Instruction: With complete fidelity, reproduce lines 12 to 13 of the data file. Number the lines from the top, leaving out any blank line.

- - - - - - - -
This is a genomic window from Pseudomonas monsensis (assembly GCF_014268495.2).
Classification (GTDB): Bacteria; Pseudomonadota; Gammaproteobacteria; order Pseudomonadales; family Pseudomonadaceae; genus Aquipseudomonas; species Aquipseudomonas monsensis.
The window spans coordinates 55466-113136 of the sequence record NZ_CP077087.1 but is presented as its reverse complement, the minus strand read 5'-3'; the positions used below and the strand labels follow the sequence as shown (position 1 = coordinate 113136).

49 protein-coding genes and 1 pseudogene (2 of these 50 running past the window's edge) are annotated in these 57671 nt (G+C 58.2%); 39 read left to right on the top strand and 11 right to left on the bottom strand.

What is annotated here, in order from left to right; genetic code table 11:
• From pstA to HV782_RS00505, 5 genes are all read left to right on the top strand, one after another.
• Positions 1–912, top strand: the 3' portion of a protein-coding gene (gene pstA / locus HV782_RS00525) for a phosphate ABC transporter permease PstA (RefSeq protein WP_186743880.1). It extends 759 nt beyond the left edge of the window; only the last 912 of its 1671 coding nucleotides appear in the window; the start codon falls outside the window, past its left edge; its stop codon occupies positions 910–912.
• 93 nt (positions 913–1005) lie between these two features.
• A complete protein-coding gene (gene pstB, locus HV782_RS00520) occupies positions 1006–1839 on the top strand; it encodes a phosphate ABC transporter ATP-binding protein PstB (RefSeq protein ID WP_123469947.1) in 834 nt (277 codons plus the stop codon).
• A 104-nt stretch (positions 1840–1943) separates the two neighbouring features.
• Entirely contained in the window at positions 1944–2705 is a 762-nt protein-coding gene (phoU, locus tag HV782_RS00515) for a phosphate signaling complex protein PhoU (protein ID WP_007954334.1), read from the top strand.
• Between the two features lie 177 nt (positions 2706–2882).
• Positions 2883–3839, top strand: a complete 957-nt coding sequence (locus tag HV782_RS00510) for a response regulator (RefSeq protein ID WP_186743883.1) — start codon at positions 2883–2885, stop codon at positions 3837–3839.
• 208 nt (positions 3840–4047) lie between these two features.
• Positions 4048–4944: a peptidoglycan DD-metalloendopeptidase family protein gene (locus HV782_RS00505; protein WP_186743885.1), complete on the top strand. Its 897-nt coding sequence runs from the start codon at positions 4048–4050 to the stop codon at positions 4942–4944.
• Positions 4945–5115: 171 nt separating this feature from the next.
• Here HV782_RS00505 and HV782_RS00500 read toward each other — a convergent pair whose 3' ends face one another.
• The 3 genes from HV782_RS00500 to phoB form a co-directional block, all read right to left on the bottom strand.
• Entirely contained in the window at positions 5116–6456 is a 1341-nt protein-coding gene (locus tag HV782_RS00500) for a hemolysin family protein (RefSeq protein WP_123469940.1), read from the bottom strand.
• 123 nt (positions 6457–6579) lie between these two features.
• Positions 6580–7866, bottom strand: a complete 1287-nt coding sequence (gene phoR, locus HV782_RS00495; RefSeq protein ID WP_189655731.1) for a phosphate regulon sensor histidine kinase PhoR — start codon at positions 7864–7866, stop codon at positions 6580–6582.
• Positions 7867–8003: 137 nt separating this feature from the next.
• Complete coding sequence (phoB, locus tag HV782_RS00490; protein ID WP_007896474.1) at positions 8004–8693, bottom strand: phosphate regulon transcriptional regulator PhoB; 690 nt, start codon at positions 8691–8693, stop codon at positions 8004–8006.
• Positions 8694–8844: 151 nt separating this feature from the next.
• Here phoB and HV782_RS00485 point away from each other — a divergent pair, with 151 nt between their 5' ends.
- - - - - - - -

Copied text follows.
• Between the two features lie 177 nt (positions 2706–2882).
• Positions 2883–3839, top strand: a complete 957-nt coding sequence (locus tag HV782_RS00510) for a response regulator (RefSeq protein ID WP_186743883.1) — start codon at positions 2883–2885, stop codon at positions 3837–3839.